- Harvard University ALD-prepared TiO2 nanofin planar lens for high res imaging
- Fab Equipment Spending Ascending according to SEMI
- Beneq to sponsor & exhibit at Euro CVD - Baltic ALD 2017
- Modular flow and Plasma Electronic from Germany to Exhibit at EuroCVD - Baltic ALD 2017
- Atomic layer deposition for two-dimensional materials (ALDfor2D) workshop
- Lam Research - New Atomic Layer Etching Capability Enables Continued Device Scaling
Posted: 08 Sep 2016 12:05 PM PDT
Researchers at Harvard University have developed a metasurface platform for visible wavelengths based on ALD-prepared TiO2 nanofins. By doing so they can fabricate a metalens for high-resolution imaging with a planar and compact configuration. Fabrication is made by using a simple one-step lithography integration ensures a high-performance and versatile platform that could find many applications in optics, ranging from imaging and spectroscopy to laser-fabrication processes.
Please find here the full story in SPIE Newsroom.
Posted: 08 Sep 2016 11:47 AM PDT
The Fab Equipment Spending is ascending according to a report that SEMI’s Industry Research and Statistics group has published its August update of the World Fab Forecast report.
Fab Equipment Spending by Quarter (SEMI)
The largest growth drivers according to the reporty are 3D NAND and Logic 10nm/7nm for mobile devices and future IoT devices - obviously fully loaded with numerous ALD process steps!
Continue here for the full story.
Posted: 08 Sep 2016 09:36 AM PDT
Fantastic News - We just confirmed that we signed on Finnish ALD and Display Manufacturing Company Beneq as a Gold Sponsor & Exhibitor at Euro CVD - Baltic ALD 2017. Their finacial contribution will help us craete a fanatstic even for the CVD and ALD research and industry communty. Beneq will also have acces to a meeting roome for interaction with their customers & research community.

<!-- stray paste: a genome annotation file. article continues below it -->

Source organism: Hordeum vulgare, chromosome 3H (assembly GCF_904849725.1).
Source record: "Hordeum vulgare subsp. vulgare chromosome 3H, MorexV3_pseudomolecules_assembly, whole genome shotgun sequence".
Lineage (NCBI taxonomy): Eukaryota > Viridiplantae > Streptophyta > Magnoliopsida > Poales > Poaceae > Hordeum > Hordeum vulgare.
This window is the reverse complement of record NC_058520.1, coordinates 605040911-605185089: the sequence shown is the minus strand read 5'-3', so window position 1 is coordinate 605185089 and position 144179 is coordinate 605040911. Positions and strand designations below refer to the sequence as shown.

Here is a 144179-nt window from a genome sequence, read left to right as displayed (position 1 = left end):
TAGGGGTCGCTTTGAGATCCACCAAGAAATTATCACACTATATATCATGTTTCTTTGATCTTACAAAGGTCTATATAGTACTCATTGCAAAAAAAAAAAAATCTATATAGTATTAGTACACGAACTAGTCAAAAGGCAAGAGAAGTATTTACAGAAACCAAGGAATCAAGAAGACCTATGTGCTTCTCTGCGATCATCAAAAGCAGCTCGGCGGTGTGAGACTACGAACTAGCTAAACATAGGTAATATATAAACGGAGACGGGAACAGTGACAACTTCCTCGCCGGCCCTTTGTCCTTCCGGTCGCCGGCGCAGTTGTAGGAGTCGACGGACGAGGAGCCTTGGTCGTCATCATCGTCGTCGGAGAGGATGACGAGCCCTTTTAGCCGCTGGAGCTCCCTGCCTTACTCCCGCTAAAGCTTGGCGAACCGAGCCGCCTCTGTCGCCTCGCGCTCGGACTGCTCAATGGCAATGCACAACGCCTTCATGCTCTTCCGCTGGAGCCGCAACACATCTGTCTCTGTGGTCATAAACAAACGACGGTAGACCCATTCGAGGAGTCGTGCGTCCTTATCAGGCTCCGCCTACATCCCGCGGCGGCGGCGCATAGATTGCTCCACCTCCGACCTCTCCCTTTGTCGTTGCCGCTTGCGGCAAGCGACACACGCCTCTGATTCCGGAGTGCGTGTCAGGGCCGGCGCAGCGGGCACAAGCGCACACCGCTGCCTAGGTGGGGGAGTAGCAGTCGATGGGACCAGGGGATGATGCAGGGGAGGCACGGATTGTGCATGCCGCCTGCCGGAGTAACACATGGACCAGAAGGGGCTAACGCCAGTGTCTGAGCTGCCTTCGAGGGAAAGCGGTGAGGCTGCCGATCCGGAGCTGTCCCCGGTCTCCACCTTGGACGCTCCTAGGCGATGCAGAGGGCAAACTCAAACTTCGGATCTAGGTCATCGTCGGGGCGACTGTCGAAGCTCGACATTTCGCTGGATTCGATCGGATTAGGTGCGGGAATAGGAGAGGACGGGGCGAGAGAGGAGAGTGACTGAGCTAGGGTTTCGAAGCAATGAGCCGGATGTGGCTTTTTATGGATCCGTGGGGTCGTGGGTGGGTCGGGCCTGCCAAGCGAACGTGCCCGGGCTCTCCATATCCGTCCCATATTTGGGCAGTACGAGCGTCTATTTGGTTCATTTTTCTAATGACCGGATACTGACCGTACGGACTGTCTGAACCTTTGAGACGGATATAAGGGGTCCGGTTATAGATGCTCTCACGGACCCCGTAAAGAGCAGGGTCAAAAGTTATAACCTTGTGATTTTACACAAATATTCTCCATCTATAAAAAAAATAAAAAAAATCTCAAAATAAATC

CVD-ALD bonanza that will take place in Linköping, Sweden 11-14 june, 2017. We will organize a joint EuroCVD-BalticALD meeting over three packed days including a 4th day Tutorial and welcome mixer on Sunday evening.
Sponsorship negotiations at ALD2016 Ireland with Beneq. (Photo Katharina Knaut Fotographie )
Sponsors & Exhibitors
please contact Henrik Pedersen (email@example.com) or Jonas Sundqvist (firstname.lastname@example.org) for sponsoring and to take part in exhibition of this event!
Posted: 08 Sep 2016 09:15 AM PDT
We are very happy to annonc that modular flow and Plasma Electronic from Germany to Exhibit at EuroCVD - Baltic ALD 2017 in Linköping Sweden 11-14 Junde 2017.
Please contatc us if you like to join the exhibition!
Henreik Pedersen (email@example.com)
Jonas Sundqvist (firstname.lastname@example.org)
Posted: 08 Sep 2016 08:49 AM PDT
The aim of this one-day workshop is to give an overview of current topics in the field of atomic layer deposition (ALD) for the synthesis and integration of 2D Materials such as graphene and the transition metal dichalchalcogenides for nanodevice applications. The workshop is geared towards both scientists who work in the field as well as newcomers and technologists who want to get an overview of the field. The workshop is organized in the context of the COST action "HERALD" (MP1402).